MUMBAI: Shares in India's Apollo Tyres rose more than 11 percent on Tuesday morning after a $2.5 billion deal to buy US-based Cooper Tire & Rubber collapsed following months of frustrating negotiations.
US manufacturer Cooper said it was scrapping the deal that would have created the world's seventh-largest tyre maker after being informed by Apollo that financing for a takeover was no longer available.
"It is time to move our business forward," Cooper CEO Roy Armes said in a statement late Monday, after acrimonious negotiations that saw the parties end up in court.
Shares of Apollo Tyres climbed 11.15 percent to 113.0 rupees on the Bombay Stock Exchange on Tuesday.
Cooper Tire shares rose 5.40 percent to $24.20 in New York by Monday's close.
Indian analysts were unhappy about Apollo's bid, saying it was paying too much for the US company and would be overloaded with debt.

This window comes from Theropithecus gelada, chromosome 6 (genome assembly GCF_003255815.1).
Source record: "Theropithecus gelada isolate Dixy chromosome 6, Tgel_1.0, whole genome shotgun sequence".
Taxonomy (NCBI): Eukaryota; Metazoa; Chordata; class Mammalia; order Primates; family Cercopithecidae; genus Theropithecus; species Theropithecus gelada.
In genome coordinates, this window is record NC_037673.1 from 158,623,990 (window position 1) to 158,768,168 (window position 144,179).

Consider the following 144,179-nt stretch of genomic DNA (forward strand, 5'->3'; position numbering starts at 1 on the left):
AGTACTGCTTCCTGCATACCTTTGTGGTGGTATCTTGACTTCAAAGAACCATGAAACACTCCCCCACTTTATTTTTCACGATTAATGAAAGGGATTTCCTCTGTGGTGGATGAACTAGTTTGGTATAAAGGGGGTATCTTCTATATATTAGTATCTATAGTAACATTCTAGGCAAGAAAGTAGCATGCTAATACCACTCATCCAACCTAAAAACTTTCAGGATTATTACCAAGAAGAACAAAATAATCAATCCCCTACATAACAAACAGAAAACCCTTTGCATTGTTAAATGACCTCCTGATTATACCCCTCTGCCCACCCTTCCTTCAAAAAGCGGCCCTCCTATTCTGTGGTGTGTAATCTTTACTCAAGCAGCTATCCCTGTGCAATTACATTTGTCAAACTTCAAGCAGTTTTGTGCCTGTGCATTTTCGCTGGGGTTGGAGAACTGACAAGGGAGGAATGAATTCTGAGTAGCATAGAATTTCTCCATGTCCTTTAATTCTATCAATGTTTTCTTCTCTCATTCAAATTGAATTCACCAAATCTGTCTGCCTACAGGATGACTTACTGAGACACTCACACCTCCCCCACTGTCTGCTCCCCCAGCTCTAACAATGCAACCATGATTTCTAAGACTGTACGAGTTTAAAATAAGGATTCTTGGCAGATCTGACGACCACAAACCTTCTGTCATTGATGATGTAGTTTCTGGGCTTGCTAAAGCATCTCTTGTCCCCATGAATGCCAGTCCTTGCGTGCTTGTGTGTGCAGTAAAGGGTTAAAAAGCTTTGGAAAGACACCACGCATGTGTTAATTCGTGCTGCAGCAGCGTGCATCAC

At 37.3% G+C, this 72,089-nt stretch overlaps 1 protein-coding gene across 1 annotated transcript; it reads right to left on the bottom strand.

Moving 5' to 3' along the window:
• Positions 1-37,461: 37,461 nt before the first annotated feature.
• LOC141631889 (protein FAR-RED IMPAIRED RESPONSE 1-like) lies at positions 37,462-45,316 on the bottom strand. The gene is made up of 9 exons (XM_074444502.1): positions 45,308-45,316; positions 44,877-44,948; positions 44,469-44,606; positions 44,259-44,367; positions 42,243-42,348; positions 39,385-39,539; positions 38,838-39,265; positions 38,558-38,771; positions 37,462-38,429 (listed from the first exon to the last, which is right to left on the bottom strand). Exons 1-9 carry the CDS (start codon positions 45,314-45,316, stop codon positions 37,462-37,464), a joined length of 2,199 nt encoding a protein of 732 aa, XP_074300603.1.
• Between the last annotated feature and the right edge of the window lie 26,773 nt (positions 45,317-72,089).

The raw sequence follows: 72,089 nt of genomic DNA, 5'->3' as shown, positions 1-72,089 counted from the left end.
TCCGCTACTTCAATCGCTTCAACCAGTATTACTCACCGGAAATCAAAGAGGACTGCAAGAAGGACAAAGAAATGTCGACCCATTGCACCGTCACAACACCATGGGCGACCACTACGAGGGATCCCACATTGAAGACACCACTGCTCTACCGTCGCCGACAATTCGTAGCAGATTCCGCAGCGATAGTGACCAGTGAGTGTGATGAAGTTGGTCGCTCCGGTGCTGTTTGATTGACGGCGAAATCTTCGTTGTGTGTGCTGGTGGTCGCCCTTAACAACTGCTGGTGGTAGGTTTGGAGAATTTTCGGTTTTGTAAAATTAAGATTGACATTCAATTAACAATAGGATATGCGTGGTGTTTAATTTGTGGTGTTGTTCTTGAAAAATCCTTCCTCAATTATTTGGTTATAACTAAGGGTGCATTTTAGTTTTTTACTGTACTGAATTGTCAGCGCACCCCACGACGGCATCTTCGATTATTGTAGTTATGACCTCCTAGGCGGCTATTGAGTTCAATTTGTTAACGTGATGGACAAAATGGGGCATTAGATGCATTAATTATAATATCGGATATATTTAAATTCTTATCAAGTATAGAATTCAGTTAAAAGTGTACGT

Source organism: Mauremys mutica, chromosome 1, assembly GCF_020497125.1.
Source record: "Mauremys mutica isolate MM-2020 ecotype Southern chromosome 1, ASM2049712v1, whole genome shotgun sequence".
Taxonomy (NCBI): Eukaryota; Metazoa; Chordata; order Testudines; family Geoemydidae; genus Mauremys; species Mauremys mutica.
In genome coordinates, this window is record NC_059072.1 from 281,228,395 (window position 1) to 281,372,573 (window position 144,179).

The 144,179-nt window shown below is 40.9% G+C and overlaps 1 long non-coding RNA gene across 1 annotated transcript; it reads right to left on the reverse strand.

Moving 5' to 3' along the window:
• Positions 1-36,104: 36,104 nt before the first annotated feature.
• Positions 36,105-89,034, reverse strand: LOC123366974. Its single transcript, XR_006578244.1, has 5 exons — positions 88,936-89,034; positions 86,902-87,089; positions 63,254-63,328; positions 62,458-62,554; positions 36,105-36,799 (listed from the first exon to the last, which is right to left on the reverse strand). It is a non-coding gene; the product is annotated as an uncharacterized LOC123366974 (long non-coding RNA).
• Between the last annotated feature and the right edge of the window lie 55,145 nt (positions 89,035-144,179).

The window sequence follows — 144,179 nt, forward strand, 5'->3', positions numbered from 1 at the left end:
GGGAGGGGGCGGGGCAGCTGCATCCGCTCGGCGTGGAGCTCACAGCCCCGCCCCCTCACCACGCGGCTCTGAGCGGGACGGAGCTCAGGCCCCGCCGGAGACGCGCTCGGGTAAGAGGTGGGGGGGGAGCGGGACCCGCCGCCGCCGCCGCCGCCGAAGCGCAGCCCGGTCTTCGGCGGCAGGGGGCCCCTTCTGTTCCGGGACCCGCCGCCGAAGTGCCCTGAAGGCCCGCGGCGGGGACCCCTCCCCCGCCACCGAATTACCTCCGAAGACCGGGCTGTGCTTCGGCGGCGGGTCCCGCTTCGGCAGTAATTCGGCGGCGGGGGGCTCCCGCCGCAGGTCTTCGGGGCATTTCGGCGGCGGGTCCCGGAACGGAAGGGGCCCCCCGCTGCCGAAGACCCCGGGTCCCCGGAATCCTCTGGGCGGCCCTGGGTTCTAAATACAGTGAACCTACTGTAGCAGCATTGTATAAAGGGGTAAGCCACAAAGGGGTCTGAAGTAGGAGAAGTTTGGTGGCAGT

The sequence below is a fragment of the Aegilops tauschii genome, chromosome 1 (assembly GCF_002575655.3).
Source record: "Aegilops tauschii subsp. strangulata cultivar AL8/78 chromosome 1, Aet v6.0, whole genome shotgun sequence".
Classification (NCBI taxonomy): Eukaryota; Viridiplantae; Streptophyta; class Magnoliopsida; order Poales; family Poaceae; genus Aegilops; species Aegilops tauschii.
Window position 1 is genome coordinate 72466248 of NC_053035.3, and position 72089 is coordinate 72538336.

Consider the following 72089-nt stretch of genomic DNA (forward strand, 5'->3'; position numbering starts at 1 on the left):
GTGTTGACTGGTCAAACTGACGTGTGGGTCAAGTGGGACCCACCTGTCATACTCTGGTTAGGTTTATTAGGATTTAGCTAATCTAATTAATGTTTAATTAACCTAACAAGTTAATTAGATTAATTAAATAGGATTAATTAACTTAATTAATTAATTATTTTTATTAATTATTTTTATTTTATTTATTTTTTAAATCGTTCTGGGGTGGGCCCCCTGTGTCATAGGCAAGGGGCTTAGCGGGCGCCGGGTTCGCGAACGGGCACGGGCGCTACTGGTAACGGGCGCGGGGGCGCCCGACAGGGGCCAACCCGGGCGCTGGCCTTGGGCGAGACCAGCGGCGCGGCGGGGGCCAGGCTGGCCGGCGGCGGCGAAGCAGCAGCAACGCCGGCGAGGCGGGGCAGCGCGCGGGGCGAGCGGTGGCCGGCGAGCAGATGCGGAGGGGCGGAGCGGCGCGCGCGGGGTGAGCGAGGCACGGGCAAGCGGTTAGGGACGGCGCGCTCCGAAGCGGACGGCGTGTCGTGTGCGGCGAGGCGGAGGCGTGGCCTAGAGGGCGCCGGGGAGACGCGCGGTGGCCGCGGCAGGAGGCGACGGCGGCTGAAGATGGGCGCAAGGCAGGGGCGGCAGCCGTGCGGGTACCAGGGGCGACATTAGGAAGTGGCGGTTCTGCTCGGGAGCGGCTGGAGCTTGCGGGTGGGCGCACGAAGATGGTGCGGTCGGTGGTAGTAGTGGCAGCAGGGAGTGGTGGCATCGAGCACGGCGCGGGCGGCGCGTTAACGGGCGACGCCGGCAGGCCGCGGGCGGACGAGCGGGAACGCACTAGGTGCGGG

Apollo announced in June it would buy the much larger Cooper Tire in a debt-funded deal, but the move was never finalised after it became bogged down in labour problems embroiling Cooper's US and Chinese operations.
The merger agreement was valid up to December 31, after which Apollo could drop the deal.
In its statement, Cooper said the merger failed because Apollo did not live up to its undertakings, and it would pursue legal steps to protect the company.
The merger had wound up in a US court over Cooper's claims that Apollo was delaying the transaction to wrestle down the offer price and was suffering from "buyer's remorse".
Apollo successfully denied the allegations but conceded it would be tough at the initial offer price to find lenders to finance the deal due to Cooper's problems. (AFP)